Growing Generations

Why an Egg Donor Registry Isn’t Needed

The FDA treats egg donation similarly to organ donation. In this way, many find it surprising that there exists no registry of egg donors to track their long-term health. The thoughts of proponents of such a registry are that, without long-term tracking, experts have no way of monitoring long-term health and any potential ill effects from the act of donating eggs.

As an intended parent, you may have emotions relating to the matter. After all, no one would want to endanger the health of a young woman who is helping to create their family. We get that. However, it’s important to understand why such a registry is not needed, and would not benefit donors long-term.

Primarily, we need to understand the motivations and comfort zones of these donors. The vast majority of these women wish to remain anonymous. If required to reveal themselves by way of a registry, this could greatly reduce the number of women willing to become egg donors. Additionally, the bureaucratic costs of creating and maintaining an active registry are prohibitive. To impose a registry would very likely increase the cost of acquiring an egg donor for intended parents as well as reduce the compensation available to donors. This, again, could result in fewer women willing to participate and a greater difficulty funding the process for those who are seeking a donor.

Aside from issues contributing to the emotional pull on donors, critics argue that a registry for long-term monitoring is in the best interest of these donors, despite their desire to remain unknown. While the logic behind arguing for long-term health monitoring is sound, in theory, it is not necessary in practice.

Doctors have been monitoring the impacts of IVF on women for years. This includes samples of women in every age bracket, those with and without fertility issues, and even in women who carry genes linked to increased risk of breast cancer. The result, across the board, is that there is no increased risk of cancer development as a result of hormone treatments related to IVF. Since IVF procedures completed on intended mothers mirror those used on prospective egg donors almost exactly, the call for study on egg donors is unwarranted. Doctors could only get and study this data at the loss of anonymity of donors.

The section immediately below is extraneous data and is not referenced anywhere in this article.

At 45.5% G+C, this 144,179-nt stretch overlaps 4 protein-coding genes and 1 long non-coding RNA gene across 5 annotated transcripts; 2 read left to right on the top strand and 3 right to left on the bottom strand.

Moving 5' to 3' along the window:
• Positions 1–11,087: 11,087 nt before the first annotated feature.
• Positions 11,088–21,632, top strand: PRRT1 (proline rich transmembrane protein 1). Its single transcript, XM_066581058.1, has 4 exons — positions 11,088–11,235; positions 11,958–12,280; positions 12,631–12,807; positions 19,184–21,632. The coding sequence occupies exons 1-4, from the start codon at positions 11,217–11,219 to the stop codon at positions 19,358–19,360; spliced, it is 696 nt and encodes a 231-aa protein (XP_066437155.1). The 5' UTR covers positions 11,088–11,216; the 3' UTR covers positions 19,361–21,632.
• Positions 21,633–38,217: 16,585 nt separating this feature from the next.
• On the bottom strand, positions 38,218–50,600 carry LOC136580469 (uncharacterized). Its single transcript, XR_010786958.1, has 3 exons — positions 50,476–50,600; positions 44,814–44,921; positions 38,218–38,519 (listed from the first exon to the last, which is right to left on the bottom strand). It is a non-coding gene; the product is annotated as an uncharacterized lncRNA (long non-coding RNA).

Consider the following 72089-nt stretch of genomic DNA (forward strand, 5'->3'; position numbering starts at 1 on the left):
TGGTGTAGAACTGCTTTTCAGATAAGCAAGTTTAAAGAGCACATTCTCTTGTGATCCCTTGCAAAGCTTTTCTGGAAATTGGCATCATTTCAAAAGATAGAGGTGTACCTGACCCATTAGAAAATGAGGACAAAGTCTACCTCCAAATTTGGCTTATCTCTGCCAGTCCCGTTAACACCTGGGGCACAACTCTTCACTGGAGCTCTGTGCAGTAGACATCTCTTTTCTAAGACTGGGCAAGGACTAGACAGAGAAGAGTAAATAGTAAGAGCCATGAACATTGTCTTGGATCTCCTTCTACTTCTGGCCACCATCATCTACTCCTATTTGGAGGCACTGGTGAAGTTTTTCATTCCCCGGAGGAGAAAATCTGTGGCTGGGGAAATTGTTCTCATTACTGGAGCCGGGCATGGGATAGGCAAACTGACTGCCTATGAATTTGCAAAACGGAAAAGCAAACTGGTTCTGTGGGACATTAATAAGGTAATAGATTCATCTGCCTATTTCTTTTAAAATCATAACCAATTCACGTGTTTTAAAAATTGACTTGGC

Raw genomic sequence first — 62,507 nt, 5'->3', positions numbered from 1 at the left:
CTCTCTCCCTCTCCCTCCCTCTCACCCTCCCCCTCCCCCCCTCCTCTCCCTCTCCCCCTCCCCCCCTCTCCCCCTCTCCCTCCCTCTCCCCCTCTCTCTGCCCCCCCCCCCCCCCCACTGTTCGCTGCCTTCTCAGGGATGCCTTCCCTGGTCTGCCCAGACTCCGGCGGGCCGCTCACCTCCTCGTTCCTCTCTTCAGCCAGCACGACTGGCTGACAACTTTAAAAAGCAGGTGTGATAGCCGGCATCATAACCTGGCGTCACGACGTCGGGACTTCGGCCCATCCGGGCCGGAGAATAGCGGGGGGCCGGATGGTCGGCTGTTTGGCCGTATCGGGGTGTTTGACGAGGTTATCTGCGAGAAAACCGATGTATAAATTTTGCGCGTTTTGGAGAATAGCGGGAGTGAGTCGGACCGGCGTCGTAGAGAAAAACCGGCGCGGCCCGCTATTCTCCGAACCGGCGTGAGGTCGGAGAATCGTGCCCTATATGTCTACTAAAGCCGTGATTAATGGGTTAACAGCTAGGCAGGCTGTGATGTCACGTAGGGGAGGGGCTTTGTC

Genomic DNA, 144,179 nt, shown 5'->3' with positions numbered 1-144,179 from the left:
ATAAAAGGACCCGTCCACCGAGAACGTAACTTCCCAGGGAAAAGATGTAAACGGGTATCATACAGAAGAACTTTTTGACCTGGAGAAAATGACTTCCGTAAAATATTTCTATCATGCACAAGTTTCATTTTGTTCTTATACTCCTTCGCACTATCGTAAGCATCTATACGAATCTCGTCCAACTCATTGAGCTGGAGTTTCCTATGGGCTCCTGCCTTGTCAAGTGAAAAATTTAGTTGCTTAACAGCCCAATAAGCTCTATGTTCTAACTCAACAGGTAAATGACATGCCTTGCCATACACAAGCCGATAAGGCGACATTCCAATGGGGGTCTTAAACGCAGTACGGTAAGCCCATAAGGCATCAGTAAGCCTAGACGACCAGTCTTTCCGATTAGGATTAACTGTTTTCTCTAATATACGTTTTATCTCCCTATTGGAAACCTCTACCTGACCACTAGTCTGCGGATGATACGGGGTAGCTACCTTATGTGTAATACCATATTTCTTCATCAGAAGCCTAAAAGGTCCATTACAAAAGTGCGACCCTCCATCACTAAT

Finally, egg donation is not medically equivalent to organ donation. Though treated similarly to organ donation for tax purposes, it more closely resembles bone marrow donation medically. In both procedures, the patient takes injections to stimulate cell production in preparation for a minor surgical procedure. During the procedure, doctors extract cells from the patient using a needle. To date, there have been no long-term consequences linked to cell donation. As a result, no one keeps a bone marrow donation registry.

All this is not to say that egg donation is not without risks. Ovarian hyperstimulation syndrome and ovarian torsion are both legitimate concerns. Both of these conditions tend to present immediately, or at least within the first several weeks, following the procedure. These potential complications are also quite rare and occurring less and less frequently as reproductive medicine continues to evolve and fine-tune its process. So long as doctors monitor donors through this short recovery period, the odds of developing any long-term ill effects from their donation are slim to none.